Glossary of Catholic Terms and Acronyms


The chief diocese of an ecclesiastical province.

Auxiliary Bishop

A bishop assigned to a Catholic diocese or archdiocese, to assist a residential bishop.


The chief priest of a diocese. Bishops are responsible for the pastoral care of their dioceses. In addition, bishops have a responsibility to act in council with other bishops to guide the Church.


Greek for rule, norm, standard, measure. Designates the Canon of Sacred Scripture, the list of books recognized by the Church as inspired by the Holy Spirit.

Canon Law

Canon Law, Code of - The collection of laws (canons) governing administration of the Roman Catholic Church. All aspects of Church life are addressed in the Code, including its administrative structure, the sacraments, and the teaching office of the Church, among others.


Cardinals are appointed by the Pope and constitute the senate of the Church. They aid the Pope as his chief counselors.


Religious instruction and formation for persons preparing for baptism (catechumens) and for the faithful in various stages of spiritual development.


From the Greek meaning “to sound forth,” it is the procedure for teaching religion.


The major church in an archdiocese or diocese. It is the seat of the local Ordinary (diocesan bishop, religious superior or other authority).


Greek word for universal. First used in the title Catholic Church in a letter written by St. Ignatius of Antioch to the Christians of Smyrna about 107 A.D.

Catholic Campaign for Human Development

The US Catholic bishops’ domestic anti-poverty program. Started in 1970, it is funded through an annual collection in Catholic parishes.


Collective term referring to male persons who administer the rites of the Church through Holy Orders.


Part of a convent or monastery reserved for use by members of the order that live in that facility.


The shared responsibility and authority that the whole college of bishops, headed by the Pope, has for the teaching, sanctification and government of the Church.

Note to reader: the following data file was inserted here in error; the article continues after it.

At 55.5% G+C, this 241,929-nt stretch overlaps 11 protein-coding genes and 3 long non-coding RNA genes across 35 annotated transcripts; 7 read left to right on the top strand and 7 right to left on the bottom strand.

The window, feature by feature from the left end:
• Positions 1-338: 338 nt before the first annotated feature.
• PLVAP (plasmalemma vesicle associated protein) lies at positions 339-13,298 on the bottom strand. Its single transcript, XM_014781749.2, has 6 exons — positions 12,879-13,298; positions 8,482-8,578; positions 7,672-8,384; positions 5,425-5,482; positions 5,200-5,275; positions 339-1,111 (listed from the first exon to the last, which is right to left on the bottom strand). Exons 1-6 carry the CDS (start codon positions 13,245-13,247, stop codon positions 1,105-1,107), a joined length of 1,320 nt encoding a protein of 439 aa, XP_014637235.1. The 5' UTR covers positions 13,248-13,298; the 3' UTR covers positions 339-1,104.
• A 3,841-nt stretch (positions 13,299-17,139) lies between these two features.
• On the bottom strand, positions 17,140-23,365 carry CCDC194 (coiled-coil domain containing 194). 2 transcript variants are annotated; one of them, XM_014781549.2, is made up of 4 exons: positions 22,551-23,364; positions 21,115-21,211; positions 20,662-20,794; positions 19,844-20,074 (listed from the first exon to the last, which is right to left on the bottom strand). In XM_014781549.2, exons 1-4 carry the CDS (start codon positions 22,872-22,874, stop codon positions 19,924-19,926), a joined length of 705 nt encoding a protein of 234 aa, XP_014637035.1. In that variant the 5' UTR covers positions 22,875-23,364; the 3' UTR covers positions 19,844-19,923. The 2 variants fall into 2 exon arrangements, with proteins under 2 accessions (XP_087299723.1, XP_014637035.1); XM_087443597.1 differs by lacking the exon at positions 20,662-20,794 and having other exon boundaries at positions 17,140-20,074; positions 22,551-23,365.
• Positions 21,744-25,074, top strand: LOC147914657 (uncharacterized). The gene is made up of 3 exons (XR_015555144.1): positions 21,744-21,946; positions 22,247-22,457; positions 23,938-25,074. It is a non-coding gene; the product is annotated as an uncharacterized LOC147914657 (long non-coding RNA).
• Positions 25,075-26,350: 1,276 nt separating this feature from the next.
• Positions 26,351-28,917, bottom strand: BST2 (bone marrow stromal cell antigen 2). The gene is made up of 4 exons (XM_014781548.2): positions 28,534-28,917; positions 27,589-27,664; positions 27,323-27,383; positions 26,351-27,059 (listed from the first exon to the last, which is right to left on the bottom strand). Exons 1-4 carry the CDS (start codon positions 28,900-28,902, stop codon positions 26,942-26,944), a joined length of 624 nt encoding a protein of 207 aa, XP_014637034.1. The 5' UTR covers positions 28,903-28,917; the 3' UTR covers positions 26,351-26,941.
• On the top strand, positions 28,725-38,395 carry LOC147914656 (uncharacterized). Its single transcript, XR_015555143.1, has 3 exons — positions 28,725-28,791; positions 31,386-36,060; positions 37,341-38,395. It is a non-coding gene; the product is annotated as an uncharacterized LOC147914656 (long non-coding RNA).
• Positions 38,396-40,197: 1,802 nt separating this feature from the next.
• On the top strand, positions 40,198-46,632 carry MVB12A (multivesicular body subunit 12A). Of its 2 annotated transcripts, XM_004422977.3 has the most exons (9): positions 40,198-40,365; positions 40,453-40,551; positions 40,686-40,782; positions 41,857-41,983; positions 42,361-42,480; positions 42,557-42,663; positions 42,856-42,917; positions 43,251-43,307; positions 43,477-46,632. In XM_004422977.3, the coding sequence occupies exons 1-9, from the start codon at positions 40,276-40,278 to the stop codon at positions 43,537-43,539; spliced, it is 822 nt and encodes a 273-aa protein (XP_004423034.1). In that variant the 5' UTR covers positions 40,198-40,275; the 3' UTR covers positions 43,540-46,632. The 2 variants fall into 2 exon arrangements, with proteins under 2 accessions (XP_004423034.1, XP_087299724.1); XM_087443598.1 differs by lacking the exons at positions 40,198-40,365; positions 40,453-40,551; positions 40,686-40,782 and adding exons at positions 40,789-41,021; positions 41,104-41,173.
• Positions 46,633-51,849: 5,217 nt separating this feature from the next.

One of the three sacraments of initiation, along with Baptism and Eucharist.


An object is a crucifix only if it depicts Christ on a cross, otherwise it is a cross.


An ordained minister who assists the Celebrant during the Liturgy of the Word and at the altar for the Liturgy of the Eucharist.


The diaconate is the first order or grade in ordained ministry. Any man who is to be ordained to the priesthood must first be ordained as a transitional deacon. Deacons serve in the ministry of liturgy, of the word, and of charity. The Permanent Diaconate is for men who do not plan to become ordained priests. The program is open to both married and unmarried men.


The title of a priest appointed by the bishop to aid him in administering the parishes in a certain vicinity, called a “deanery.” The function of a dean involves promotion, coordination, and supervision of the common pastoral activity within the deanery or vicariate.


Deanery - A regional subdivision of the Archdiocese. 


A regional subdivision of the Archdiocese. 


In the Catholic Church, the diaconate is the first of three ranks in ordained ministry. Deacons preparing for the priesthood are transitional deacons. Those not planning to be ordained priests are called permanent deacons. Married men may be ordained permanent deacons, and single men may be ordained with a commitment to celibacy.


A particular church; a fully organized ecclesiastical jurisdiction under the pastoral direction of a bishop as local Ordinary.


Refers to official structures or legal and organizational aspects of the Church.